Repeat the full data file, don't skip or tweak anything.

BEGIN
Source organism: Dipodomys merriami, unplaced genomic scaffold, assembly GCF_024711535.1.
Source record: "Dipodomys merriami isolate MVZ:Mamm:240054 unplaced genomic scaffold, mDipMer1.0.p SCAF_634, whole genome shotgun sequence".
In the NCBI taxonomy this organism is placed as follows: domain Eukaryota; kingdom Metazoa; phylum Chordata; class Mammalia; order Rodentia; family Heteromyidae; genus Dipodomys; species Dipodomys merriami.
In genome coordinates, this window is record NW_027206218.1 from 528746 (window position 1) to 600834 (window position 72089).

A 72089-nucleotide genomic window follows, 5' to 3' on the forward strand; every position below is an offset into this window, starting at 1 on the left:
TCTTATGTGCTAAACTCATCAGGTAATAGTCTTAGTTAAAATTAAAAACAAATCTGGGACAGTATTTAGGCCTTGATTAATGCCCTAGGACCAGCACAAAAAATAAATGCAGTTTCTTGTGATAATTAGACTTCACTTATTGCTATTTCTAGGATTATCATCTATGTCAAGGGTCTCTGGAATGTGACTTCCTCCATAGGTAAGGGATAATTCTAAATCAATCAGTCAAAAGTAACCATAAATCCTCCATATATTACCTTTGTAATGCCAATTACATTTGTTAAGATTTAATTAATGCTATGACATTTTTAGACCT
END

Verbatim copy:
Source organism: Dipodomys merriami, unplaced genomic scaffold, assembly GCF_024711535.1.
Source record: "Dipodomys merriami isolate MVZ:Mamm:240054 unplaced genomic scaffold, mDipMer1.0.p SCAF_634, whole genome shotgun sequence".
In the NCBI taxonomy this organism is placed as follows: domain Eukaryota; kingdom Metazoa; phylum Chordata; class Mammalia; order Rodentia; family Heteromyidae; genus Dipodomys; species Dipodomys merriami.
In genome coordinates, this window is record NW_027206218.1 from 528746 (window position 1) to 600834 (window position 72089).

A 72089-nucleotide genomic window follows, 5' to 3' on the forward strand; every position below is an offset into this window, starting at 1 on the left:
TCTTATGTGCTAAACTCATCAGGTAATAGTCTTAGTTAAAATTAAAAACAAATCTGGGACAGTATTTAGGCCTTGATTAATGCCCTAGGACCAGCACAAAAAATAAATGCAGTTTCTTGTGATAATTAGACTTCACTTATTGCTATTTCTAGGATTATCATCTATGTCAAGGGTCTCTGGAATGTGACTTCCTCCATAGGTAAGGGATAATTCTAAATCAATCAGTCAAAAGTAACCATAAATCCTCCATATATTACCTTTGTAATGCCAATTACATTTGTTAAGATTTAATTAATGCTATGACATTTTTAGACCT